These types of priorities are well-known issues in every sector whether private, public or retail but then we introduce the word Digital suddenly we want our CEO’s to become experts overnight to what really is a new sector in its own right. A sector that is growing at such an exponential rate even someone dedicating 100% of their time to would struggle to keep up. The concept of taking charge as a CEO is correct but you take charge of the experts not trying to become the expert. Any organisation without an expert in digital is destined for failure no matter what the sector.

Digital can, and will, and needs to transform every sector soon to ensure sustainability and affordability and therefore the expert needs to lead the way with a very tight ‘army’ right behind him or her!

RC – Every business is a digital business in 2019, or so the analysts would have us all reflect on and apply to the transformation we are making. Moving from the role that had responsibility for all technology in a large healthcare system to one that ‘just’ has responsibility for innovation has been an eye opener to the attitudes and aptitudes of the business, I am now in.

The role of transformation is a business role, its more clearly articulated than I have seen anywhere else as the responsibility of the business to achieve, it’s a shared goal, even a passion. In healthcare, the Wachter report inspired a ‘business’ ownership of the agenda less than a decade ago, but, Wachter only inspires the delivery part of the business, not the customer, the patient. In just a short period of time, one thing I have learnt quickly from my changed role is that the NHS could (maybe should) appoint more patient power to the decision making and influencing forum that are in place to truly inspire the new digital transformation.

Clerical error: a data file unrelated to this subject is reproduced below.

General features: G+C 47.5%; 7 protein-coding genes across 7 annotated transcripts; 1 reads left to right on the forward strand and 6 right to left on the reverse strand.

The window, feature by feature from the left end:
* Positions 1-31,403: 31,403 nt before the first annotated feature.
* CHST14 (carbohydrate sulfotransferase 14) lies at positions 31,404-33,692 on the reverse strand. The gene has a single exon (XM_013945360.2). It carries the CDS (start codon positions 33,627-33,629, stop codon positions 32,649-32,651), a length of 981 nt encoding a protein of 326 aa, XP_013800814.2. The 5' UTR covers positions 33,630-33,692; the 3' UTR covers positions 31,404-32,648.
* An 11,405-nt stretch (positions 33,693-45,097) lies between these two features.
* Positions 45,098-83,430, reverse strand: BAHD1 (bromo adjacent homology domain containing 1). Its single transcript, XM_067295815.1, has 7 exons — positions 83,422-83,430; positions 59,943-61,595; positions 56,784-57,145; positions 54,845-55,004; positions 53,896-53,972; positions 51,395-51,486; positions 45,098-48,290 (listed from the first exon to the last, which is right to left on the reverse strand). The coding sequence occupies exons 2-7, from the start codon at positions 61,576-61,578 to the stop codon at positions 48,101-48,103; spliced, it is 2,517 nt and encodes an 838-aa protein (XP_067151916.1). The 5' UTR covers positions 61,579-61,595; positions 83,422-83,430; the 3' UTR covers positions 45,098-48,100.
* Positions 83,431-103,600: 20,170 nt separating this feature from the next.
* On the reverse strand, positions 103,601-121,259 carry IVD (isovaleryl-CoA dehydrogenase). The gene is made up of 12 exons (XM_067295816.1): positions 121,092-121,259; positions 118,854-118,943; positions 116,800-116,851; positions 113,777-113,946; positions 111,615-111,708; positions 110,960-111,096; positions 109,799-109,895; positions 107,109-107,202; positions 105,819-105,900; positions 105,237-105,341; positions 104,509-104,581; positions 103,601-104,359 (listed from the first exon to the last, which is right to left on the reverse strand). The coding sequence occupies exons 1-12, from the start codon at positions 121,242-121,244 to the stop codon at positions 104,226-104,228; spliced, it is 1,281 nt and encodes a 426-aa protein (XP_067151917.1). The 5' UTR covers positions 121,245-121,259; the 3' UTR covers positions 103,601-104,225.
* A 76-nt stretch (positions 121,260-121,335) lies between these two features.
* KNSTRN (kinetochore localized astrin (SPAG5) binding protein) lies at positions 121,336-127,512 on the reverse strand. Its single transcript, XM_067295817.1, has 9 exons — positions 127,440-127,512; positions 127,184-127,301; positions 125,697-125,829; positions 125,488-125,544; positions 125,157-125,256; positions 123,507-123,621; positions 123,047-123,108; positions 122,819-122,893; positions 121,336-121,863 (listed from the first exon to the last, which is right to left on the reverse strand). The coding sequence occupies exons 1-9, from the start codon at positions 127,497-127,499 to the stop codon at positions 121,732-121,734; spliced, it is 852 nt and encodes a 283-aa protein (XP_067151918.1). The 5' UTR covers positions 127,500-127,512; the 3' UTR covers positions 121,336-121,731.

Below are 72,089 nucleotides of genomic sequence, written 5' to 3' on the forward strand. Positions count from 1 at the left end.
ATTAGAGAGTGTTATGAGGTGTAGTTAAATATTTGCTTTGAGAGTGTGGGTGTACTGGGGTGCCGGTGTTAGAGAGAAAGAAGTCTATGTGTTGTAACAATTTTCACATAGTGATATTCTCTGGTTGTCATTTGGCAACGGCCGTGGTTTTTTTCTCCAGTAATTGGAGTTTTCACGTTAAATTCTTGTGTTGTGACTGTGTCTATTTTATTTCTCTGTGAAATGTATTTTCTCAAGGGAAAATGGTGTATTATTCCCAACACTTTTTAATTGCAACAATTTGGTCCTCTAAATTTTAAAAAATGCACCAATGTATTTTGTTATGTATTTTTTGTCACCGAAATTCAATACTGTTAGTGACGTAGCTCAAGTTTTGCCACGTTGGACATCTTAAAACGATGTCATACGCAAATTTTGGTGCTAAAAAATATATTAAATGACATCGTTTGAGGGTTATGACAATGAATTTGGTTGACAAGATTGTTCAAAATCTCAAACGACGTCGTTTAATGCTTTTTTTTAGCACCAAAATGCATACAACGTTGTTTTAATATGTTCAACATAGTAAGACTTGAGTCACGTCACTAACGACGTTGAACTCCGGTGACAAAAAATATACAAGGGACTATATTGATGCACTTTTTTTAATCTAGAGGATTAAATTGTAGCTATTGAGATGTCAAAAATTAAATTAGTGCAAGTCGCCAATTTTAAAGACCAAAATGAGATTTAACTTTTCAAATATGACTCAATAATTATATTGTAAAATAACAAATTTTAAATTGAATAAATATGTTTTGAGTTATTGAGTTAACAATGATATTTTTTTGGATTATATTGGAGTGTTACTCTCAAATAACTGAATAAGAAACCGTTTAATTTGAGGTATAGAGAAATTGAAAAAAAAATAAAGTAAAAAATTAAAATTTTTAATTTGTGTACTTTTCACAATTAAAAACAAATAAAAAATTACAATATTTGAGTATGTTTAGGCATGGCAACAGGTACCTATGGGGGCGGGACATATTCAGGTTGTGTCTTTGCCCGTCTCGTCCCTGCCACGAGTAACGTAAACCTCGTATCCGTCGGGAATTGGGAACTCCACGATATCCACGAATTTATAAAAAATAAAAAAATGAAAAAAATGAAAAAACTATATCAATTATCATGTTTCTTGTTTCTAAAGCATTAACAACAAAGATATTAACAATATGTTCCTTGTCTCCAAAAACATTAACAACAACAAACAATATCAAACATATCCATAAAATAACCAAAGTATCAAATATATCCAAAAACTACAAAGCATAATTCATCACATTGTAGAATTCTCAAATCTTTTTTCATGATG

If the NHS were to truly back transformation may be what is needed is not a CCIO as a leader but a Chief Digital Patient as a leader, or maybe go one even more radical and ‘simply’ appoint a Chief Patient to every board, that would put the transformation in the hands of the payer, the receiver of the service and perhaps the most influential element of the NHS today, the voter.

Two – You’re talking customer segments

You do so because you lack the data and insight to understand individual customers or to offer them a unique experience. Segments are OK for marketing. True digital businesses integrate into each customer’s life.

SM – Integration can only come from an understanding of each of your stakeholders, this requires them to be segmented or themed. Once we have a clear understanding of each group what they want and need and how that can be achieved only when this is complete can we truly begin to integrate? Integrated healthcare is the panacea for efficient, safe and patient centred health and care, therefore we strive for this in the NHS and we understand the route to it, even if no one has achieved it yet!

In Healthcare we prioritise by the impact a development can provide for. The functionality for 10,000 nurses will be prioritised ahead of a bespoke offering for 3 expert clinicians. Using this as the matrix for prioritisation though will not enable a culture of innovation to land and comes with risks that we simply keep replacing paper for glass-based processes.

In retail, I would see this as the equivalent to ‘pandering’ transformation towards the biggest customer sector and the spend they can make. As with healthcare through the different customer sectors will forever raise the problem and concern that they are more important than the focus group, being able to individualise the retail experience in the same way as we try to personalise the healthcare experience must really be the transformation goal.

RC – The proliferation of digital into what we do every day never ceases to amaze me and I think of myself as a person who gets this stuff. Empowering a kid of now with a phone is like delivering them a supercharged ‘skin’ on Fortnite (and if this reference is lost on you then therein lies part of the problem)!